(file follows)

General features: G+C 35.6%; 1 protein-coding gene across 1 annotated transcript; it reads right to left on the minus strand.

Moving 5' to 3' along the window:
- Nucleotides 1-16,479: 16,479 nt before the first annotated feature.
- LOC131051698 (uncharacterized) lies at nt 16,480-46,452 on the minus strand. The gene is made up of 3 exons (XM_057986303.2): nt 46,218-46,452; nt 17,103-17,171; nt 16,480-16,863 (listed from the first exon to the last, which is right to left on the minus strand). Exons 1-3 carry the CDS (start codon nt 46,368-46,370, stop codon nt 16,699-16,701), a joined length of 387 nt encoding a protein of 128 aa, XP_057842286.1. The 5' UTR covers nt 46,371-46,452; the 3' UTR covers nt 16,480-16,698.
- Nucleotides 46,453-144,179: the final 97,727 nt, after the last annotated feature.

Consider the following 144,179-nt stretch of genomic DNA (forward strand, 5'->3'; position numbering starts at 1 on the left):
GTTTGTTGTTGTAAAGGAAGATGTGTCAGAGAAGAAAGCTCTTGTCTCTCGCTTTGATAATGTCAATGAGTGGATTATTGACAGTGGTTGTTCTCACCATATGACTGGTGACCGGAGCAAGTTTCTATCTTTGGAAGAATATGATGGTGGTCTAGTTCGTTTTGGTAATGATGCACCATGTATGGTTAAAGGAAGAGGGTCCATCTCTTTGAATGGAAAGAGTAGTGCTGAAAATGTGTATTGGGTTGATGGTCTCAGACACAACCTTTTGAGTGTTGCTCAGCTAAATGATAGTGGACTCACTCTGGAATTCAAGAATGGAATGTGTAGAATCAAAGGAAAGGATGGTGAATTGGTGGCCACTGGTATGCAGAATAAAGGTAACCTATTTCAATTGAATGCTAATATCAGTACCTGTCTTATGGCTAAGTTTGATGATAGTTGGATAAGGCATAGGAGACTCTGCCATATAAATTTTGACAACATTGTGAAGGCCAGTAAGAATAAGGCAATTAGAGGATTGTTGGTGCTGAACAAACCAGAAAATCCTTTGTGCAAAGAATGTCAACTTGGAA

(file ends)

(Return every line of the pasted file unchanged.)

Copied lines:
General features: G+C 35.6%; 1 protein-coding gene across 1 annotated transcript; it reads right to left on the minus strand.

Moving 5' to 3' along the window:
- Nucleotides 1-16,479: 16,479 nt before the first annotated feature.
- LOC131051698 (uncharacterized) lies at nt 16,480-46,452 on the minus strand. The gene is made up of 3 exons (XM_057986303.2): nt 46,218-46,452; nt 17,103-17,171; nt 16,480-16,863 (listed from the first exon to the last, which is right to left on the minus strand). Exons 1-3 carry the CDS (start codon nt 46,368-46,370, stop codon nt 16,699-16,701), a joined length of 387 nt encoding a protein of 128 aa, XP_057842286.1. The 5' UTR covers nt 46,371-46,452; the 3' UTR covers nt 16,480-16,698.
- Nucleotides 46,453-144,179: the final 97,727 nt, after the last annotated feature.

Consider the following 144,179-nt stretch of genomic DNA (forward strand, 5'->3'; position numbering starts at 1 on the left):
GTTTGTTGTTGTAAAGGAAGATGTGTCAGAGAAGAAAGCTCTTGTCTCTCGCTTTGATAATGTCAATGAGTGGATTATTGACAGTGGTTGTTCTCACCATATGACTGGTGACCGGAGCAAGTTTCTATCTTTGGAAGAATATGATGGTGGTCTAGTTCGTTTTGGTAATGATGCACCATGTATGGTTAAAGGAAGAGGGTCCATCTCTTTGAATGGAAAGAGTAGTGCTGAAAATGTGTATTGGGTTGATGGTCTCAGACACAACCTTTTGAGTGTTGCTCAGCTAAATGATAGTGGACTCACTCTGGAATTCAAGAATGGAATGTGTAGAATCAAAGGAAAGGATGGTGAATTGGTGGCCACTGGTATGCAGAATAAAGGTAACCTATTTCAATTGAATGCTAATATCAGTACCTGTCTTATGGCTAAGTTTGATGATAGTTGGATAAGGCATAGGAGACTCTGCCATATAAATTTTGACAACATTGTGAAGGCCAGTAAGAATAAGGCAATTAGAGGATTGTTGGTGCTGAACAAACCAGAAAATCCTTTGTGCAAAGAATGTCAACTTGGAA